Where you drink and watch sheep

The hilly Maseru city. PHOTO | COURTESY
The hilly Maseru city. PHOTO | COURTESY 

When the small aeroplane curls to land at Moshoeshoe Airport in Maseru, Lesotho, you wonder why South Africans make a big deal of the Table Mountain in Cape Town.

The airport is framed on one side by a long flat table mountain, not as flat as the Table Mountain but just as beautiful.

It’s only when you land you realise why the Table Mountain is all the rage: because of the Ocean, which Lesotho lacks because it’s tucked in the armpit of South Africa.

It had just rained and the mountains were as wet as the tarmac. In the taxi to the hotel, I asked the driver what he would highly recommend to a visitor to see in their country of roughly 2.1 million people.

Sunlight at dawn

He mentioned everything on Lonely Planet. “But what else,” I insisted, “Something out of the beaten path.” He said, “We export a lot of wool, so it would be nice to go see our sheep.” Baa!

I checked into the Avani Lesotho Hotel which is cast upon a hill overlooking a magnificent city below and South Africa yonder. (Their capital is a border city). I checked in and took the lifts to the fourth floor suite with a small balcony hanging over the adjacent swimming pool.

The hotel is a four-star, one of the best in the city a haven of business types, wheeler dealers, gamblers and the political elite who often hold their meetings there.

After walking around the hotel, then ending up at the bar to have dinner then later chatted the barman and pelted overglorified lies about my country, I retired in my room and slept with the curtains open because I like to see sunlight at dawn.

The next morning as I waited to be picked from the hotel lobby, it started raining. My contact and I took dawas at the lounge as we waited for the rains to abate to no avail. My story was waiting for me at The Thaba Bosiu Cultural Village about an hour’s drive away.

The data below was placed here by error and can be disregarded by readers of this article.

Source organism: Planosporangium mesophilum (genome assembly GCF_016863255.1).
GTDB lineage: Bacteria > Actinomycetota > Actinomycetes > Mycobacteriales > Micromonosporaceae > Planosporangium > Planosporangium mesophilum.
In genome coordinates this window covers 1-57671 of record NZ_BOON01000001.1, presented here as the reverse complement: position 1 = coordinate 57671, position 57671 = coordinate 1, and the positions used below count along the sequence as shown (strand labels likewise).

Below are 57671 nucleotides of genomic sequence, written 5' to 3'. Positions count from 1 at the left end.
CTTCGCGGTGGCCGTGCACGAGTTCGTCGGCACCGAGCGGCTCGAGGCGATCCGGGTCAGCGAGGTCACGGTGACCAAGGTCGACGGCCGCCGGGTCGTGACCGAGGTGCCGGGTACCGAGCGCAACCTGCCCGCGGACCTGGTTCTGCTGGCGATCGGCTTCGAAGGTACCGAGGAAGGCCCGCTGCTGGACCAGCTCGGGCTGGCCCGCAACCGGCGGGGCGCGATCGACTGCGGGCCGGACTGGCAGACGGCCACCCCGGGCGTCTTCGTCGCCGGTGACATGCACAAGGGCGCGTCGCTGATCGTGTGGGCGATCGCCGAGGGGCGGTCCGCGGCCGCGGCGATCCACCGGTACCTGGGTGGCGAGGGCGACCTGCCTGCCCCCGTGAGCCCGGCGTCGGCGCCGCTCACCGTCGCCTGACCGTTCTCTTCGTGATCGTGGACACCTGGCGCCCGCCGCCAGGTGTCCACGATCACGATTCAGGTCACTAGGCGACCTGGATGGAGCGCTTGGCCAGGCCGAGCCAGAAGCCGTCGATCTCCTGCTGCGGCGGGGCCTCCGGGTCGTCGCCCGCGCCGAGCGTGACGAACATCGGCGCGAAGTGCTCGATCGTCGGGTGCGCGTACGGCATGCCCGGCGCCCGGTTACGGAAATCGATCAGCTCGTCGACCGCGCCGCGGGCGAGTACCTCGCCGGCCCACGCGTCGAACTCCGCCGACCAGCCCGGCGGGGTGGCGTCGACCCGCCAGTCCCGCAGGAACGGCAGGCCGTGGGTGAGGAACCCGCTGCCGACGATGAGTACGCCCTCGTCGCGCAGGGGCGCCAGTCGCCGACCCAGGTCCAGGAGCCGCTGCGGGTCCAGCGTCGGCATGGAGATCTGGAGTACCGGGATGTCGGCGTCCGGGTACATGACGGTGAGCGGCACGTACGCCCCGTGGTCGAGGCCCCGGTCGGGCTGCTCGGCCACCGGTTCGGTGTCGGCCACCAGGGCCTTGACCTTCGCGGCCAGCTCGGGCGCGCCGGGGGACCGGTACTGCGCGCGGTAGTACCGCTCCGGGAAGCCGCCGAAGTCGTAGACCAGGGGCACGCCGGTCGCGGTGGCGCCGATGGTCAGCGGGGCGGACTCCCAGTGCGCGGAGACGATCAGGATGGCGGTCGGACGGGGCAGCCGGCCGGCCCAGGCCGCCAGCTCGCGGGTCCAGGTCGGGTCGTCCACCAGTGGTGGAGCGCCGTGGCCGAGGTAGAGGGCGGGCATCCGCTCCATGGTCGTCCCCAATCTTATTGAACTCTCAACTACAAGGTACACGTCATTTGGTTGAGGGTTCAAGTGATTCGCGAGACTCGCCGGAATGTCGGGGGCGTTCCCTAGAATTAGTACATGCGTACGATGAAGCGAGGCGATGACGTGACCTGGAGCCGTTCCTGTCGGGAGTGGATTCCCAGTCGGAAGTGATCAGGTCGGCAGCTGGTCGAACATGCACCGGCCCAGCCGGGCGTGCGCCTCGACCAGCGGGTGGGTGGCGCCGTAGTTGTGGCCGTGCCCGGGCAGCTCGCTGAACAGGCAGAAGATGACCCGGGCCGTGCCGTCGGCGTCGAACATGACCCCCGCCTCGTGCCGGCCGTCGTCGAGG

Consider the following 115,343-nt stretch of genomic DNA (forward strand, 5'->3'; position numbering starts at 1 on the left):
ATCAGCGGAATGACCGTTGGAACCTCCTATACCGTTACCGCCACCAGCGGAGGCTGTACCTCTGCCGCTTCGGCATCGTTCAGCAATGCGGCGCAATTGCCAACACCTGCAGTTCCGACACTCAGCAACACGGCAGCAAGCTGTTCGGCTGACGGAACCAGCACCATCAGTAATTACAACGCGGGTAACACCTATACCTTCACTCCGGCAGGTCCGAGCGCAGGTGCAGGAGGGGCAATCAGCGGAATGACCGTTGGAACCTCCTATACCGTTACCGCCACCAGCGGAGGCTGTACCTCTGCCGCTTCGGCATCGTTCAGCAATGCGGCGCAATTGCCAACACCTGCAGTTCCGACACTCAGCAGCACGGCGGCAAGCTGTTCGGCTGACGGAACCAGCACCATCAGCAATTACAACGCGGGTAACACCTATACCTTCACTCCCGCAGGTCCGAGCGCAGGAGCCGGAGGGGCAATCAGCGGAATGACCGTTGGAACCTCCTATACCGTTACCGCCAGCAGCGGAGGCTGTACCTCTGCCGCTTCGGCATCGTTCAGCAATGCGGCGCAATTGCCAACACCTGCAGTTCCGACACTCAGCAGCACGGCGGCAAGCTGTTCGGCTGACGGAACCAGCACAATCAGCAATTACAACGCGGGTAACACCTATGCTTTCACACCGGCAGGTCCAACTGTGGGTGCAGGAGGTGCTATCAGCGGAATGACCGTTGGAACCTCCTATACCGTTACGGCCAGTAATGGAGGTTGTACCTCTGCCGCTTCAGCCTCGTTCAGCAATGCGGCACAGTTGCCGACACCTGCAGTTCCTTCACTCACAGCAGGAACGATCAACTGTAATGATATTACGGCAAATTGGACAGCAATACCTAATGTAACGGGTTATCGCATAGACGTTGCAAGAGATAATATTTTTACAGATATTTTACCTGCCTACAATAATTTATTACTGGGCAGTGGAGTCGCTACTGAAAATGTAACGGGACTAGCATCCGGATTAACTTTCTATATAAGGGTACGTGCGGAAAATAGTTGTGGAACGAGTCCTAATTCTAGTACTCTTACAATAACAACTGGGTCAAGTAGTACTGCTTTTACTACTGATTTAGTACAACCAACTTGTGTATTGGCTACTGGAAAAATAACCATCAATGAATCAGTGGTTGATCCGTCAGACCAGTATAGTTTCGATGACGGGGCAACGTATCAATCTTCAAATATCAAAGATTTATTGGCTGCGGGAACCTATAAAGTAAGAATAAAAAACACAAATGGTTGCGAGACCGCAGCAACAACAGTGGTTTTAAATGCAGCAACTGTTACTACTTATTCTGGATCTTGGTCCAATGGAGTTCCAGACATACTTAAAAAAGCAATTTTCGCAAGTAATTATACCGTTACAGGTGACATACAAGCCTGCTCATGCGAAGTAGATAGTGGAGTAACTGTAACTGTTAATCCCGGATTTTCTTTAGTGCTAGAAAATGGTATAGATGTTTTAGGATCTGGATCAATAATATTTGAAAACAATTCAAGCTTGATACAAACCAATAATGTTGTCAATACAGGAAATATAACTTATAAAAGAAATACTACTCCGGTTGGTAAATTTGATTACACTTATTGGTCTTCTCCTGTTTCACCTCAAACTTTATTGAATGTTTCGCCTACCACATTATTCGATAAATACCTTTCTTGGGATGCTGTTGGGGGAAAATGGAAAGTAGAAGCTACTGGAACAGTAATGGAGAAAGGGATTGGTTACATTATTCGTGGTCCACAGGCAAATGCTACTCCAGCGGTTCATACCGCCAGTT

“We can’t go down in this weather,” my guide told me. “The hills are slippery and wet now, not a nice time to visit.”

The rains finally abated at 3pm but by this time it was too late to leave, so I spent another afternoon, sleeping, watching BBC, standing at the balcony and staring at the distant mountains ranges in South Africa, ordering for unhealthy rooms service, trying to write at the lounge downstairs, roaming around the hotel asking staff to teach me Sotho and napping with my socks on.

Empty bar

At night I took a cab to a nearby Maseru Mall to an empty bar called Capello. I had fried liver and drunk a dawa and went back to the hotel. It rained at night and when I woke up it was still raining. It rained again the whole morning the next day which happened to be my last night.

“Is there anything we can do in this rain”? I asked my guide who shrugged apologetically. At 12pm I walked down the hill for an hour to Pioneer Mall where I bought socks at a sports shop.

I wandered downtown and then walked back a steep hill to the hotel. I was good to go back home the next day.

My story never happened and I saw much of the city from the balcony of my room and from Google Earth. It’s a small budding city that seems to depend on South Africa for raw materials.

Avani Hotel, my “hideout” was warm in the rain and bright in the meek sun that peeked once a while.

People were friendly, even guests said hello. It’s a Lesotho thing, I guess.

My last evening I heard a group of young Kenyan corporate suits speak Kiswahili at the bar while drinking their official beer Maluti Beer.

The next morning I missed my flight and realised also that their airport doesn’t have Wi-Fi.